# Multiplying & Dividing Decimals by Powers of 10

When multiplying or dividing numbers by powers of 10 (e.g. 10, 100, 1000, and so on), the digits remain the same with only their position relative to the decimal point (or the value of their place) and the number of zeros changing.

A common shortcut when multiplying and dividing by a power of 10 is to “move the decimal point”. However, as your children are learning more about the important fundamental place value concept, be sure they understand that it is the value of the of the places in which the numerals are located that are increasing or decreasing.

## Powers of 10

Powers of 10 are used to show repeated multiplication or division by 10. They are used often to show very large or very small numbers. They can be written using exponents. You will find more about exponents here. The table below shows their use.

### Powers of 10 Chart

* Also referred to a 10 to the 4 or to the power 4.

Exponents and powers of 10 can be used to represent increasing large number with lots of zeros in a neat and tidy way. This is shown on table below that continues from the one above.

## Multiplying whole numbers by powers of 10

We have seen already that when multiplying by 10, the value of each digit increase 10 times and therefore moves one place to the immediate left. Multiplying by 100 increases the digits’ values by 100 times moving them two places to the left and multiplying by 1000 increases their value 1000 times and moves them three places to the left. Looking at the Powers of 10 table above, may help your children to see a pattern emerging where the digits move the number of places to the left that corresponds to the power.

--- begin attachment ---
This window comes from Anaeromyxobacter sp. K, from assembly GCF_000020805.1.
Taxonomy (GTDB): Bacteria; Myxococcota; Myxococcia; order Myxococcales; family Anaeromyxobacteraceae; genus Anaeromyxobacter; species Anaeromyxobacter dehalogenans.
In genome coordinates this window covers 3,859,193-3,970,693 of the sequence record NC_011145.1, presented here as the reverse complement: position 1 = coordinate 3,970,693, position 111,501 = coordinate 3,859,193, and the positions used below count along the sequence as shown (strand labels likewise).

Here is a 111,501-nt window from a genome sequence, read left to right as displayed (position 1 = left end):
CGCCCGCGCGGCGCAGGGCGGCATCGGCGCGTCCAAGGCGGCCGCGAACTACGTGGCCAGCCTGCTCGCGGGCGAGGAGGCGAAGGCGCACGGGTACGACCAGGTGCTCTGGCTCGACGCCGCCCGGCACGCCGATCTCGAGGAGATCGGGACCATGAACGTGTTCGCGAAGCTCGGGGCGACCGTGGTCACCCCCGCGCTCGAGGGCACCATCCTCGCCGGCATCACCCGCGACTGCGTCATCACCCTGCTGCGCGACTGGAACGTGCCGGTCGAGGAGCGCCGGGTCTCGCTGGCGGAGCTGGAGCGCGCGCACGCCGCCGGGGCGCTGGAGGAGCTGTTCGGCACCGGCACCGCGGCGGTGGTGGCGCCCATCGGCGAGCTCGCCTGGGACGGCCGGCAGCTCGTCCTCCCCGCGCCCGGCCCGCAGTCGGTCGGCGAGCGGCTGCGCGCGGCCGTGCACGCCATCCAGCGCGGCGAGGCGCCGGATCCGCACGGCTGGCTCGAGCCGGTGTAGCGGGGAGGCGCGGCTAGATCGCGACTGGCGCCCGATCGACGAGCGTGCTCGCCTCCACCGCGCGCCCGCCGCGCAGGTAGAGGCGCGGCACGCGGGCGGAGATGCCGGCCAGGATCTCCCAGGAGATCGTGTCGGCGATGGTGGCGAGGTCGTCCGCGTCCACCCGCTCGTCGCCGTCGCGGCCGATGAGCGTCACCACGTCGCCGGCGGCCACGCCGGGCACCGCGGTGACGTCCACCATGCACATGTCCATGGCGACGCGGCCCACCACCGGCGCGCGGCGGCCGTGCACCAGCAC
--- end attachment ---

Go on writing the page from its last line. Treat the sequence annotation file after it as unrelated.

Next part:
Avoid, or at least be careful when using the “adding the same number of zeros” method as it can lead to problems when multiplying decimal numbers e.g. 6.29 x 100 is not equal to 6.2900

## Multiplying Decimals by Powers of 10

There are similar patterns when multiplying both whole numbers and decimal numbers by powers of 10. Multiplying a decimal by 10 increases the value of each digit by 10. Multiplying a decimal by a power of 10 increases the value of each digit by a number of times that is equivalent to that power of 10. When a digit’s value is changed, that digit is moved to the appropriate place. This same effect can be realised by “moving the decimal point” but, as mentioned earlier, it is better to see the change in the value of the place in the digit is placed as representing the multiplication.

The examples above are included as the first three examples in the table below and are written using exponential form

Review the examples above showing multiplication by powers of 10 and discuss the relationship between the exponent and the change in value of the digits and the relative position of the decimal point. Try to identify any patterns.

## Dividing by Powers of 10

Dividing whole numbers and decimal numbers by powers of 10 has the opposite effect to multiplying. The value of the digits decrease as opposed to increasing and the digits move to the right as opposed to the left on a place value chart.

The examples above are included as the first three examples in the table below and are written using exponential form

Review the examples above showing division by powers of 10 and discuss the relationship between the exponent and the change in value of the digits and the relative position of the decimal point. Look for any patterns.